PhD Opportunity: Development of deep UV light therapies
Primary Supervisor: Prof. Robert Thomson – Heriot Watt University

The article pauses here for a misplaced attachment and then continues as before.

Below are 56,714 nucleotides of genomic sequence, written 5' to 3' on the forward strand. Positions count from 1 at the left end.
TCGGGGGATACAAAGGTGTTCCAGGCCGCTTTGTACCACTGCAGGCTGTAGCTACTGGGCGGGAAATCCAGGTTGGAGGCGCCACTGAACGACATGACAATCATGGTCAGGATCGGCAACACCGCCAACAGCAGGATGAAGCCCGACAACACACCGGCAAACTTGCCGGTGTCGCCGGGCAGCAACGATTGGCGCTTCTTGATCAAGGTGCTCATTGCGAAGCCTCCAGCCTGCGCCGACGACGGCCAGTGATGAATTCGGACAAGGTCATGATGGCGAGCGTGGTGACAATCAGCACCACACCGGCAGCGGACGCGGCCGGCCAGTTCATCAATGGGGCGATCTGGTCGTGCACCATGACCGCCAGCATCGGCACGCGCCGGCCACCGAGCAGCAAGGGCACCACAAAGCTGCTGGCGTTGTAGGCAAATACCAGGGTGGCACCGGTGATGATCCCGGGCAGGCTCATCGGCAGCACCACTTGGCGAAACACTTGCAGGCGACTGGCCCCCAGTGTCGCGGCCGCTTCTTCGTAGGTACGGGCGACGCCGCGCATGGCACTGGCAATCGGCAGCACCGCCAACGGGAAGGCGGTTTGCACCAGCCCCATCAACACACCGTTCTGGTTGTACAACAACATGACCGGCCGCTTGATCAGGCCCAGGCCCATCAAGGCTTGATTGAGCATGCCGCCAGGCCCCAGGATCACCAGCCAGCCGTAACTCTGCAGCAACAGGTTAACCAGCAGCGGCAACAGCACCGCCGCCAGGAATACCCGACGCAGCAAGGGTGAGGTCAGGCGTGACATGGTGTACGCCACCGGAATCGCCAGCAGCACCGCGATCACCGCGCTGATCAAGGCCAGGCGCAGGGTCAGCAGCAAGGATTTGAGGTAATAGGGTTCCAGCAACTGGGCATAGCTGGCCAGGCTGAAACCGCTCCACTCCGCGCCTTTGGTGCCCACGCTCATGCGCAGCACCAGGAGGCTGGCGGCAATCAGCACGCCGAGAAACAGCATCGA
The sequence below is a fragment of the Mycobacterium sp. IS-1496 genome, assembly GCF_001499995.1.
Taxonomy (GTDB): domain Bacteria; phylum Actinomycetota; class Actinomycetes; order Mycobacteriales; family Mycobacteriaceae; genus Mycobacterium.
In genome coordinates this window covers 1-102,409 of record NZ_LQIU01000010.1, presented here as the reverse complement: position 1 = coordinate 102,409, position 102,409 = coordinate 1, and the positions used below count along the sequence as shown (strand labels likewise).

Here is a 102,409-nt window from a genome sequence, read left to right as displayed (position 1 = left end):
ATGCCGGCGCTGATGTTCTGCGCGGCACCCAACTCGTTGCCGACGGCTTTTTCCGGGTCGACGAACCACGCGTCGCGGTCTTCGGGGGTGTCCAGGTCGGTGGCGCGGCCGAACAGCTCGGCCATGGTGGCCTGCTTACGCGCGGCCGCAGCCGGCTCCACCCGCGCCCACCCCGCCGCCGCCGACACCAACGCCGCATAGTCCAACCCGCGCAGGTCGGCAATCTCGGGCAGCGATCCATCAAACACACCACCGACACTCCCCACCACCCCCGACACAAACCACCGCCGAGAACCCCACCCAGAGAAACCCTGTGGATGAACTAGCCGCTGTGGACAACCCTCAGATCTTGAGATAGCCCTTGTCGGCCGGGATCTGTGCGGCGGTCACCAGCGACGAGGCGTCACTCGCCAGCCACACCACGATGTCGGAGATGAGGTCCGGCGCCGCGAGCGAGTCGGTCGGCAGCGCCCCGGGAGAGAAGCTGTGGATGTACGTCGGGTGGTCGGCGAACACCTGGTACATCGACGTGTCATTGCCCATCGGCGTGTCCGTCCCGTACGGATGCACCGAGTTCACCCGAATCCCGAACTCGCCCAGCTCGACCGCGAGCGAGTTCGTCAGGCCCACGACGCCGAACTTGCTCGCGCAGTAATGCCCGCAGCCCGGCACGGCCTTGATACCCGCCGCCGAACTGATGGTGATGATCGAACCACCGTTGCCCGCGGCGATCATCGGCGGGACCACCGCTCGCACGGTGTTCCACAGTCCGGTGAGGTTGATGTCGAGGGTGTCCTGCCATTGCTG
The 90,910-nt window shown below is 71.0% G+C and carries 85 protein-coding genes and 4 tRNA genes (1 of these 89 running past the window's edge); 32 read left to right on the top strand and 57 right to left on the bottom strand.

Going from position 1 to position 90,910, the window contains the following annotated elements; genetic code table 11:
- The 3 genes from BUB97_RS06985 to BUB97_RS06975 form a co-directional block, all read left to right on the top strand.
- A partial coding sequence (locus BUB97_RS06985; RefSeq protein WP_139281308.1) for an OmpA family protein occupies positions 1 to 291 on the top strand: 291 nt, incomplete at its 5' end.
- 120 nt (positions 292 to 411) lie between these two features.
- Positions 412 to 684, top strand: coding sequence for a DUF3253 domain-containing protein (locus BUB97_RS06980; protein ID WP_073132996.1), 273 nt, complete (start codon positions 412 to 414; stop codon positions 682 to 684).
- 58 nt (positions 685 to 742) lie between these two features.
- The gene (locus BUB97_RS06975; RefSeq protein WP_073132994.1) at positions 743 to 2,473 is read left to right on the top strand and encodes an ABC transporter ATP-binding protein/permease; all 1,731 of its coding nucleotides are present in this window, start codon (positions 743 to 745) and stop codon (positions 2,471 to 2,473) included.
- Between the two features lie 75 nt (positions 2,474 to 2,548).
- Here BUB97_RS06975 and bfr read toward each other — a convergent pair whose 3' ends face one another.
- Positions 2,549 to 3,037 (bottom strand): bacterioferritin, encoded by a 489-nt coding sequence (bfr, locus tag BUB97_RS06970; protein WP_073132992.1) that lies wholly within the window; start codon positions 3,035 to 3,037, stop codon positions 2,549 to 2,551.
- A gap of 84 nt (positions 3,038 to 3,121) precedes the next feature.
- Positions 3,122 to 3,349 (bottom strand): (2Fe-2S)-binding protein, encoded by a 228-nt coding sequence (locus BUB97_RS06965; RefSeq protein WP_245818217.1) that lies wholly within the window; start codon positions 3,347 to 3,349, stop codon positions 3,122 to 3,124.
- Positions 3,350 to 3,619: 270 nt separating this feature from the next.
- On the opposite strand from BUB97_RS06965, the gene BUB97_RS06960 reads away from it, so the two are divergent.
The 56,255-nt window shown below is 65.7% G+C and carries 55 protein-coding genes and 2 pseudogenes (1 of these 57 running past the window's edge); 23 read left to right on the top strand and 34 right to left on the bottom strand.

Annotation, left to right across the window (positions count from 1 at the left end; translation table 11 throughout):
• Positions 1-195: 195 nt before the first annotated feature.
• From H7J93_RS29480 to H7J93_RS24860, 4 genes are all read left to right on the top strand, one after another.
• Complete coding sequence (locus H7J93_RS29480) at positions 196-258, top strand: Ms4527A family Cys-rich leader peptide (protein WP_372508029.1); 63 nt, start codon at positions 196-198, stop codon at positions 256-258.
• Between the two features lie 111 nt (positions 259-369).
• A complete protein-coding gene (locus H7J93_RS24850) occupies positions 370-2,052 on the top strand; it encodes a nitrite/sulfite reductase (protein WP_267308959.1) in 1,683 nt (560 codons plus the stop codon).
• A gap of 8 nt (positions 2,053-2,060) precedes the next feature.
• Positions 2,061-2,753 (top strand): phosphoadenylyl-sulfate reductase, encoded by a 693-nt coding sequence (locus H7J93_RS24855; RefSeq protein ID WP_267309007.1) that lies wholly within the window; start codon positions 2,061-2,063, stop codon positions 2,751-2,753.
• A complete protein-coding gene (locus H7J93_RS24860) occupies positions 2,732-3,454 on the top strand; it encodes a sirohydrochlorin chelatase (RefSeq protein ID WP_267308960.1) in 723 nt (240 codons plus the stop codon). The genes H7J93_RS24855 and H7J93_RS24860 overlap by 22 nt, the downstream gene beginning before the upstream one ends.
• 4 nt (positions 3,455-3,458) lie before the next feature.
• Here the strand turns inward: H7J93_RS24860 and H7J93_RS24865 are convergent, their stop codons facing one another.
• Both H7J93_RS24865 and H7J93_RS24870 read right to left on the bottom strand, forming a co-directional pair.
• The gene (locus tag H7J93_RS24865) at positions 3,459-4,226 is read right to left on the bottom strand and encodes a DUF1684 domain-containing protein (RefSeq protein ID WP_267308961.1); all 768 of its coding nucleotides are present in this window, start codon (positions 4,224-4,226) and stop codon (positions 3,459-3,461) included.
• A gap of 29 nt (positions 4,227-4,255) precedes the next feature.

The germicidal properties of UV light at wavelengths of around 254 nm have long been known. Unfortunately, this wavelength is also mutagenic to mammalian cells, which has prevented its use in medical therapies where the light would come into contact with human tissues. Interestingly, it is now becoming recognised that deep UV light, at wavelengths below ~230 nm, is both germicidal and non-mutagenic, a combination that is thought to be due to the fact that intracellular proteins strongly absorb deep UV light, preventing it from reaching the DNA-containing nucleus in large mammalian cells. Through the U-care project, a £6M project funded by the UKRI-EPSRC, we are developing new technologies to enable the use of deep UV light for advanced biomedical therapies. In this PhD project, you will work within the U-care team to develop deep UV delivery technologies for potential applications in healthcare. You will work, for example, to create and exploit new types of optical fibre for delivering deep UV light to tissues and work within a multidisciplinary team to evaluate the therapeutic potential of the technologies going forward. The suitable candidate will be interested in cutting edge optics/photonics and the potential applications of optics/photonics in medicine.